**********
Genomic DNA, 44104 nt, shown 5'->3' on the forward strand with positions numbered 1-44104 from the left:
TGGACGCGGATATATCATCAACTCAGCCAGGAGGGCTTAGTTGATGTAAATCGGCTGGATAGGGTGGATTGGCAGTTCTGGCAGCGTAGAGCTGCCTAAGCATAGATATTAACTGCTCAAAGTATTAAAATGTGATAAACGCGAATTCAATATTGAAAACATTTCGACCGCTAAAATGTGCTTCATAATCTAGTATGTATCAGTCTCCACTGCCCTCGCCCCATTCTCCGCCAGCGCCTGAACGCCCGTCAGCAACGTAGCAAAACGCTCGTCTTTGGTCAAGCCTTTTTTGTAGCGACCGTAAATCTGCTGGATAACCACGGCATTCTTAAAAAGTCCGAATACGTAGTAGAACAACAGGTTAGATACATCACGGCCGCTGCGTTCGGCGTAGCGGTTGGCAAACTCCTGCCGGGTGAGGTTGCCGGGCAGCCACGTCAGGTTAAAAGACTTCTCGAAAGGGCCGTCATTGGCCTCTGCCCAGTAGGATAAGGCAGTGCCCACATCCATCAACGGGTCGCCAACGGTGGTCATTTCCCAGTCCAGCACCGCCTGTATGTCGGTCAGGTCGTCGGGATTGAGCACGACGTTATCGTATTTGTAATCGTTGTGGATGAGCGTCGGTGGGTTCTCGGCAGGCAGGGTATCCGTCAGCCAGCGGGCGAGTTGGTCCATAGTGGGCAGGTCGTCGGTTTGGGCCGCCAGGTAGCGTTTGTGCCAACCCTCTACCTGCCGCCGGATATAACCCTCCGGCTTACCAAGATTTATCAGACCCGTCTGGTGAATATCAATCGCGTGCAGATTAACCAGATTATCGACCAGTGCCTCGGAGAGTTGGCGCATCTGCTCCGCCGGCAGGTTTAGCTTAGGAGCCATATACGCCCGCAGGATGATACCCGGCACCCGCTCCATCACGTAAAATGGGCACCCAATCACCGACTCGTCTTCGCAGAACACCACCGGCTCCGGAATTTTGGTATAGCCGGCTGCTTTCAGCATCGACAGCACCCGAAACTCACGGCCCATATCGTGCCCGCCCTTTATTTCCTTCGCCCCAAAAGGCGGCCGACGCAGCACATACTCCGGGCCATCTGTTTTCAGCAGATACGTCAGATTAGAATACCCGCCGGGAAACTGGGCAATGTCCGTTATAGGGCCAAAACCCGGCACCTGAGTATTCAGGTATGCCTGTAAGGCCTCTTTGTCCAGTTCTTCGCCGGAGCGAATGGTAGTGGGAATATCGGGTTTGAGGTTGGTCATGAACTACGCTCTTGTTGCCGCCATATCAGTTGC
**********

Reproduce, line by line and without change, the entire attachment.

Genomic DNA, 44104 nt, shown 5'->3' on the forward strand with positions numbered 1-44104 from the left:
TGGACGCGGATATATCATCAACTCAGCCAGGAGGGCTTAGTTGATGTAAATCGGCTGGATAGGGTGGATTGGCAGTTCTGGCAGCGTAGAGCTGCCTAAGCATAGATATTAACTGCTCAAAGTATTAAAATGTGATAAACGCGAATTCAATATTGAAAACATTTCGACCGCTAAAATGTGCTTCATAATCTAGTATGTATCAGTCTCCACTGCCCTCGCCCCATTCTCCGCCAGCGCCTGAACGCCCGTCAGCAACGTAGCAAAACGCTCGTCTTTGGTCAAGCCTTTTTTGTAGCGACCGTAAATCTGCTGGATAACCACGGCATTCTTAAAAAGTCCGAATACGTAGTAGAACAACAGGTTAGATACATCACGGCCGCTGCGTTCGGCGTAGCGGTTGGCAAACTCCTGCCGGGTGAGGTTGCCGGGCAGCCACGTCAGGTTAAAAGACTTCTCGAAAGGGCCGTCATTGGCCTCTGCCCAGTAGGATAAGGCAGTGCCCACATCCATCAACGGGTCGCCAACGGTGGTCATTTCCCAGTCCAGCACCGCCTGTATGTCGGTCAGGTCGTCGGGATTGAGCACGACGTTATCGTATTTGTAATCGTTGTGGATGAGCGTCGGTGGGTTCTCGGCAGGCAGGGTATCCGTCAGCCAGCGGGCGAGTTGGTCCATAGTGGGCAGGTCGTCGGTTTGGGCCGCCAGGTAGCGTTTGTGCCAACCCTCTACCTGCCGCCGGATATAACCCTCCGGCTTACCAAGATTTATCAGACCCGTCTGGTGAATATCAATCGCGTGCAGATTAACCAGATTATCGACCAGTGCCTCGGAGAGTTGGCGCATCTGCTCCGCCGGCAGGTTTAGCTTAGGAGCCATATACGCCCGCAGGATGATACCCGGCACCCGCTCCATCACGTAAAATGGGCACCCAATCACCGACTCGTCTTCGCAGAACACCACCGGCTCCGGAATTTTGGTATAGCCGGCTGCTTTCAGCATCGACAGCACCCGAAACTCACGGCCCATATCGTGCCCGCCCTTTATTTCCTTCGCCCCAAAAGGCGGCCGACGCAGCACATACTCCGGGCCATCTGTTTTCAGCAGATACGTCAGATTAGAATACCCGCCGGGAAACTGGGCAATGTCCGTTATAGGGCCAAAACCCGGCACCTGAGTATTCAGGTATGCCTGTAAGGCCTCTTTGTCCAGTTCTTCGCCGGAGCGAATGGTAGTGGGAATATCGGGTTTGAGGTTGGTCATGAACTACGCTCTTGTTGCCGCCATATCAGTTGC